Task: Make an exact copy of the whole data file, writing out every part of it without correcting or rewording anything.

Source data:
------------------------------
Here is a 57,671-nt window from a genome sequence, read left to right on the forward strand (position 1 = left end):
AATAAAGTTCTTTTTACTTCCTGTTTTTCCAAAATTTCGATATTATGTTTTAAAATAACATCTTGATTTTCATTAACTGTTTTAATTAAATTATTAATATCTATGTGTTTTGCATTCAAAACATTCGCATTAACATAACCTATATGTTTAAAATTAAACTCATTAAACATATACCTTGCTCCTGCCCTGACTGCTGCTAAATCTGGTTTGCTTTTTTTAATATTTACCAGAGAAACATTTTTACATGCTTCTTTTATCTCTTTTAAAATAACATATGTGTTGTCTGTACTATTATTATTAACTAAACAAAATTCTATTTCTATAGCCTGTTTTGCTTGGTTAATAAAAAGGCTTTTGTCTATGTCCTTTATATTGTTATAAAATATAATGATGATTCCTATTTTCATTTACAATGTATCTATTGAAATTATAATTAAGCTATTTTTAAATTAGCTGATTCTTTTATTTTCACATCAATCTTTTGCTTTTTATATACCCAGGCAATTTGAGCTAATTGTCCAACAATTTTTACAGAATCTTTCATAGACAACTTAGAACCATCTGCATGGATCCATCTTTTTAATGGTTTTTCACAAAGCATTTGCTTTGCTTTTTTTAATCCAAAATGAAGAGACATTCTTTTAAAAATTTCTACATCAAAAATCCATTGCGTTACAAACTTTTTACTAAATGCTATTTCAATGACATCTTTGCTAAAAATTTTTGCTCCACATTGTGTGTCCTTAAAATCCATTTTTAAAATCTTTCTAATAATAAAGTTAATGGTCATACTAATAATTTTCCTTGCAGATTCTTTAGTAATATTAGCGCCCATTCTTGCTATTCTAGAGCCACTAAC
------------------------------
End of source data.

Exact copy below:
Here is a 57,671-nt window from a genome sequence, read left to right on the forward strand (position 1 = left end):
AATAAAGTTCTTTTTACTTCCTGTTTTTCCAAAATTTCGATATTATGTTTTAAAATAACATCTTGATTTTCATTAACTGTTTTAATTAAATTATTAATATCTATGTGTTTTGCATTCAAAACATTCGCATTAACATAACCTATATGTTTAAAATTAAACTCATTAAACATATACCTTGCTCCTGCCCTGACTGCTGCTAAATCTGGTTTGCTTTTTTTAATATTTACCAGAGAAACATTTTTACATGCTTCTTTTATCTCTTTTAAAATAACATATGTGTTGTCTGTACTATTATTATTAACTAAACAAAATTCTATTTCTATAGCCTGTTTTGCTTGGTTAATAAAAAGGCTTTTGTCTATGTCCTTTATATTGTTATAAAATATAATGATGATTCCTATTTTCATTTACAATGTATCTATTGAAATTATAATTAAGCTATTTTTAAATTAGCTGATTCTTTTATTTTCACATCAATCTTTTGCTTTTTATATACCCAGGCAATTTGAGCTAATTGTCCAACAATTTTTACAGAATCTTTCATAGACAACTTAGAACCATCTGCATGGATCCATCTTTTTAATGGTTTTTCACAAAGCATTTGCTTTGCTTTTTTTAATCCAAAATGAAGAGACATTCTTTTAAAAATTTCTACATCAAAAATCCATTGCGTTACAAACTTTTTACTAAATGCTATTTCAATGACATCTTTGCTAAAAATTTTTGCTCCACATTGTGTGTCCTTAAAATCCATTTTTAAAATCTTTCTAATAATAAAGTTAATGGTCATACTAATAATTTTCCTTGCAGATTCTTTAGTAATATTAGCGCCCATTCTTGCTATTCTAGAGCCACTAAC